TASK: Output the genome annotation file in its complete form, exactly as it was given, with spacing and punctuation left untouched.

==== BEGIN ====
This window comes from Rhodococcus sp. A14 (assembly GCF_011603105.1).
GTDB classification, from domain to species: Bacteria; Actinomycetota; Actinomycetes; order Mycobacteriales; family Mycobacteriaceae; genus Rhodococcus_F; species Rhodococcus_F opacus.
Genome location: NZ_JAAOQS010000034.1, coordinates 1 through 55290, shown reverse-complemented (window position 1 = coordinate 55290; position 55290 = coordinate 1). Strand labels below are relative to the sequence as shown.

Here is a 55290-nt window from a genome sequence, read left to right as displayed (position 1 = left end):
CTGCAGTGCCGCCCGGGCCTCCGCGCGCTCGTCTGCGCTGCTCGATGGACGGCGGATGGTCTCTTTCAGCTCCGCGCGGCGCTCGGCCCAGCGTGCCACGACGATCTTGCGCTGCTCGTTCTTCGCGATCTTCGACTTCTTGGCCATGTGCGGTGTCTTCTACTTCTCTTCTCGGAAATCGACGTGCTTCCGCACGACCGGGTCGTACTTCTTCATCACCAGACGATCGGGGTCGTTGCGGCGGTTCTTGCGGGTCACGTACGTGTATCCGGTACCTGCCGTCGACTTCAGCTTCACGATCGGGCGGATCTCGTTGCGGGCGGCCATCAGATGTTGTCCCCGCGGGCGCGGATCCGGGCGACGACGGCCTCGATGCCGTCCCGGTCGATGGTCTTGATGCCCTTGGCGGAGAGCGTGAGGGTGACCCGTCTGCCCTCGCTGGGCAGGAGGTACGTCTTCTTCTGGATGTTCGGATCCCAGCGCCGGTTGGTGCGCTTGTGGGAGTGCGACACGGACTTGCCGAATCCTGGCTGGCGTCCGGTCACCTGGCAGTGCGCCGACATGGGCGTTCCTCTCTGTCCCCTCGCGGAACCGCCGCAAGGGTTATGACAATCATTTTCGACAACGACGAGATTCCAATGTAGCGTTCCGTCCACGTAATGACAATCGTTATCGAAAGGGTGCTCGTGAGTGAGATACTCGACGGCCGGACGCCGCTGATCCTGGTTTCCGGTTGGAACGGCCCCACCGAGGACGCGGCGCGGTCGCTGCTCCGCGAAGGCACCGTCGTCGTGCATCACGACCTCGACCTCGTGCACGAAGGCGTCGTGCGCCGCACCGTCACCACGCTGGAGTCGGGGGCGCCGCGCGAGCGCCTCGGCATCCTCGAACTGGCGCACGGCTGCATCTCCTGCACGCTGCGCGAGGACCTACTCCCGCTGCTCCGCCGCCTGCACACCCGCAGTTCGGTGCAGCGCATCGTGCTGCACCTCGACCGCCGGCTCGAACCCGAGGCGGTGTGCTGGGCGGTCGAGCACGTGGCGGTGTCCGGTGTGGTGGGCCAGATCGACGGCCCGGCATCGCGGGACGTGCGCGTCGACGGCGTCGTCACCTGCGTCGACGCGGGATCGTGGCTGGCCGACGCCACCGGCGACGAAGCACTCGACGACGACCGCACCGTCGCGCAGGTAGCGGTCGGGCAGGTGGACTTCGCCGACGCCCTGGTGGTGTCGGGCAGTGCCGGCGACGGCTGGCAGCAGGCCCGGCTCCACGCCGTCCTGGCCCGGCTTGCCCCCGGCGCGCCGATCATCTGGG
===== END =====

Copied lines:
This window comes from Rhodococcus sp. A14 (assembly GCF_011603105.1).
GTDB classification, from domain to species: Bacteria; Actinomycetota; Actinomycetes; order Mycobacteriales; family Mycobacteriaceae; genus Rhodococcus_F; species Rhodococcus_F opacus.
Genome location: NZ_JAAOQS010000034.1, coordinates 1 through 55290, shown reverse-complemented (window position 1 = coordinate 55290; position 55290 = coordinate 1). Strand labels below are relative to the sequence as shown.

Here is a 55290-nt window from a genome sequence, read left to right as displayed (position 1 = left end):
CTGCAGTGCCGCCCGGGCCTCCGCGCGCTCGTCTGCGCTGCTCGATGGACGGCGGATGGTCTCTTTCAGCTCCGCGCGGCGCTCGGCCCAGCGTGCCACGACGATCTTGCGCTGCTCGTTCTTCGCGATCTTCGACTTCTTGGCCATGTGCGGTGTCTTCTACTTCTCTTCTCGGAAATCGACGTGCTTCCGCACGACCGGGTCGTACTTCTTCATCACCAGACGATCGGGGTCGTTGCGGCGGTTCTTGCGGGTCACGTACGTGTATCCGGTACCTGCCGTCGACTTCAGCTTCACGATCGGGCGGATCTCGTTGCGGGCGGCCATCAGATGTTGTCCCCGCGGGCGCGGATCCGGGCGACGACGGCCTCGATGCCGTCCCGGTCGATGGTCTTGATGCCCTTGGCGGAGAGCGTGAGGGTGACCCGTCTGCCCTCGCTGGGCAGGAGGTACGTCTTCTTCTGGATGTTCGGATCCCAGCGCCGGTTGGTGCGCTTGTGGGAGTGCGACACGGACTTGCCGAATCCTGGCTGGCGTCCGGTCACCTGGCAGTGCGCCGACATGGGCGTTCCTCTCTGTCCCCTCGCGGAACCGCCGCAAGGGTTATGACAATCATTTTCGACAACGACGAGATTCCAATGTAGCGTTCCGTCCACGTAATGACAATCGTTATCGAAAGGGTGCTCGTGAGTGAGATACTCGACGGCCGGACGCCGCTGATCCTGGTTTCCGGTTGGAACGGCCCCACCGAGGACGCGGCGCGGTCGCTGCTCCGCGAAGGCACCGTCGTCGTGCATCACGACCTCGACCTCGTGCACGAAGGCGTCGTGCGCCGCACCGTCACCACGCTGGAGTCGGGGGCGCCGCGCGAGCGCCTCGGCATCCTCGAACTGGCGCACGGCTGCATCTCCTGCACGCTGCGCGAGGACCTACTCCCGCTGCTCCGCCGCCTGCACACCCGCAGTTCGGTGCAGCGCATCGTGCTGCACCTCGACCGCCGGCTCGAACCCGAGGCGGTGTGCTGGGCGGTCGAGCACGTGGCGGTGTCCGGTGTGGTGGGCCAGATCGACGGCCCGGCATCGCGGGACGTGCGCGTCGACGGCGTCGTCACCTGCGTCGACGCGGGATCGTGGCTGGCCGACGCCACCGGCGACGAAGCACTCGACGACGACCGCACCGTCGCGCAGGTAGCGGTCGGGCAGGTGGACTTCGCCGACGCCCTGGTGGTGTCGGGCAGTGCCGGCGACGGCTGGCAGCAGGCCCGGCTCCACGCCGTCCTGGCCCGGCTTGCCCCCGGCGCGCCGATCATCTGGG